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Benchmarking Report 2023-2024

The INTERCARGO “Benchmarking Bulk Carriers” 2023-2024 report has been published and it is available free of charge to INTERCARGO members.

Members may access the report below or download the attached (.pdf) file (login required).

Non-members may order the report from the Secretariat at  or online here.

Prices are GBP 60.00 for the electronic version and GBP 75.00 for hardcopy.

Foreword / Executive Summary

Through 2023 and at the start of 2024 the world has seen significant upheaval, not only from the now two-year-old Ukrainian crisis and the unprovoked attacks on civilian vessels in the Red Sea off the coast of Yemen, but also the seeming resurgence of Somalian piracy throughout the Indian ocean.

INTERCARGO joined other industry bodies in expressing their deep concern over the tragic loss of life and injuries suffered by the crew of MV True Confidence in an attack in the Red Sea on 6 March 2024. The loss of life and injuries to unarmed seafarers is completely unacceptable. Merchant vessels crewed by civilian seafarers transporting global trade have a right to innocent passage through the region without the threat of attack. The frequency of attacks on merchant shipping highlights the urgent need for all stakeholders to take decisive action to safeguard the lives of innocent seafarers and put an end to such threats. Our heartfelt sympathies go out to all those affected by this terrible event.

During 2023 INTERCARGO reached historic highs in its membership and now represents one third of the global dry bulk fleet in DWT terms, an achievement we are very proud of whilst we are honoured that so many new members have seen the benefits of joining our association, which strives to address the key issues being faced in the dry bulk sector.

INTERCARGO remains committed to promoting best practices and raising the quality bar above and beyond regulations. DryBMS, as a voluntary company self-assessment scheme, is such an example and we are delighted that the Dry Bulk Centre of Excellence (DBCE) launch coincides with the issuance of the present benchmarking report.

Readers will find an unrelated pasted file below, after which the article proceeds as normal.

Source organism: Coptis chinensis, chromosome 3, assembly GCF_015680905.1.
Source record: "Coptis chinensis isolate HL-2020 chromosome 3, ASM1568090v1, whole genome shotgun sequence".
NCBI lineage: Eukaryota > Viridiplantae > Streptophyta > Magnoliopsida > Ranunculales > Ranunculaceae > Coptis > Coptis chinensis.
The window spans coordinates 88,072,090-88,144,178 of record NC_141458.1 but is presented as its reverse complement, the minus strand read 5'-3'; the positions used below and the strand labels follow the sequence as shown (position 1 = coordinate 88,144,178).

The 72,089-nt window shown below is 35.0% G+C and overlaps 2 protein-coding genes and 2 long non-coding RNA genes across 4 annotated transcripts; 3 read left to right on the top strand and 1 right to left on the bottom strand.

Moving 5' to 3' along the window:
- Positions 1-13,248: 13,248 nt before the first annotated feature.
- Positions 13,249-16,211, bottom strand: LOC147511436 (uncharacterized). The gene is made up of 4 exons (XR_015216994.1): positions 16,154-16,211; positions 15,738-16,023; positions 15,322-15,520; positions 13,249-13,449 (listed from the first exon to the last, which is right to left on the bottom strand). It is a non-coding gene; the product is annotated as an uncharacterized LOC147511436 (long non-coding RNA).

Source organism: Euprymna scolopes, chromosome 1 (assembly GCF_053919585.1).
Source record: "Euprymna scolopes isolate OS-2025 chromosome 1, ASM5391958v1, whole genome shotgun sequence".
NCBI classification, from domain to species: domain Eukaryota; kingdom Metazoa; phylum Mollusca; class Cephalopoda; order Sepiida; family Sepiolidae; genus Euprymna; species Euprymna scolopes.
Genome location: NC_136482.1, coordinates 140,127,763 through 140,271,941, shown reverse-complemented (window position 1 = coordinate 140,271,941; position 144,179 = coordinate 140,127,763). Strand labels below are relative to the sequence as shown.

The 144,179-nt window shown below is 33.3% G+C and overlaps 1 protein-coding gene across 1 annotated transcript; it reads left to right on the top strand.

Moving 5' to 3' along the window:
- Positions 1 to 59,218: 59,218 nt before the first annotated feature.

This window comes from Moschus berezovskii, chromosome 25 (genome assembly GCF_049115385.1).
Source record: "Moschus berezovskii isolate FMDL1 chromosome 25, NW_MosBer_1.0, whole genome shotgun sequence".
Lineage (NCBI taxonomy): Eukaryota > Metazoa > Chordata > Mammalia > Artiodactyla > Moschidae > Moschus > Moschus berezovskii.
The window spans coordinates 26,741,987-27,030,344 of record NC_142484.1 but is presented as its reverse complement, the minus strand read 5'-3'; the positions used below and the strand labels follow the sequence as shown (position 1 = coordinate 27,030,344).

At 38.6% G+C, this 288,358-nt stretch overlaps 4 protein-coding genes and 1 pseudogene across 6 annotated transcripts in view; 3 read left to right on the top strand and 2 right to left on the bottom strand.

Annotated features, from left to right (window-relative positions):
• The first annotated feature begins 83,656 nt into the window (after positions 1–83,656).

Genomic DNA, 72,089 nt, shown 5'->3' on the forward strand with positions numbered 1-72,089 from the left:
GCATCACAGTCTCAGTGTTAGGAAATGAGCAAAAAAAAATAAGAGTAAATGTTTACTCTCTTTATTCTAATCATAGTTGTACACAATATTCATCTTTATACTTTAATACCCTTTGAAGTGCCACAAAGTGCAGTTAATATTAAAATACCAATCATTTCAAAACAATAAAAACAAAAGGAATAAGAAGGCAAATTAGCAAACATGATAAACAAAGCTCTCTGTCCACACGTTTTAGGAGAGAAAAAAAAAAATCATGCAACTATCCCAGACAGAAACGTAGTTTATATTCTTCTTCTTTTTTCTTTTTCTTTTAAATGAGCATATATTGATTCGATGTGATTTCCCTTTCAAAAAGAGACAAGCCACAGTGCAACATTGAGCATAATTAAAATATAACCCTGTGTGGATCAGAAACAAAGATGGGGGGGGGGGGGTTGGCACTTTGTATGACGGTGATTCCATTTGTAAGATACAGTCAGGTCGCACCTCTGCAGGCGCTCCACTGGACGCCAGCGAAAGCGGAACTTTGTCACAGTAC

The INTERCARGO badge of quality is widely recognised within the industry and as shown also in this 15th edition of the benchmarking report, the efforts of our members in helping us to achieve our ambitious aims and objectives is to be commended.

The present benchmarking report continues to evaluate the bulk carrier industry through numerous performance indicators, of which the highlights are as follows:

Global Fleet and Market Trends
The Baltic Dry Index (BDI) started 2023 at a very low 681 before steadily climbing until reaching a high of 2,937 in November. Since then, it has declined but still maintaining a healthy 2,000 level as in March 2024. The deadweight tonnage of the global fleet increased by about 3% in 2023 bringing the global total of bulk carriers to 13,096, equating to about 982m DWT.

Casualty reporting
Twenty-one (21) bulk carriers over 10,000 DWT have been identified as total losses over the years 2014 to 2023. The average age of bulk carriers lost was 19.4 years and in total 1.8m DWT have been lost which equates to an average 178k DWT per year. Cargo shift and liquefaction remain the greatest contributors to loss of life and groundings remain the greatest causes of ship losses. During this period 89 crew members lost their lives. While in principle the loss of even one life is too many, however, on the positive side as demonstrated by the tables and graphs in
this section, the trend in lives and vessels lost has been significantly improving year on year over the past 30 years which is something to be justifiably proud of.

Classification societies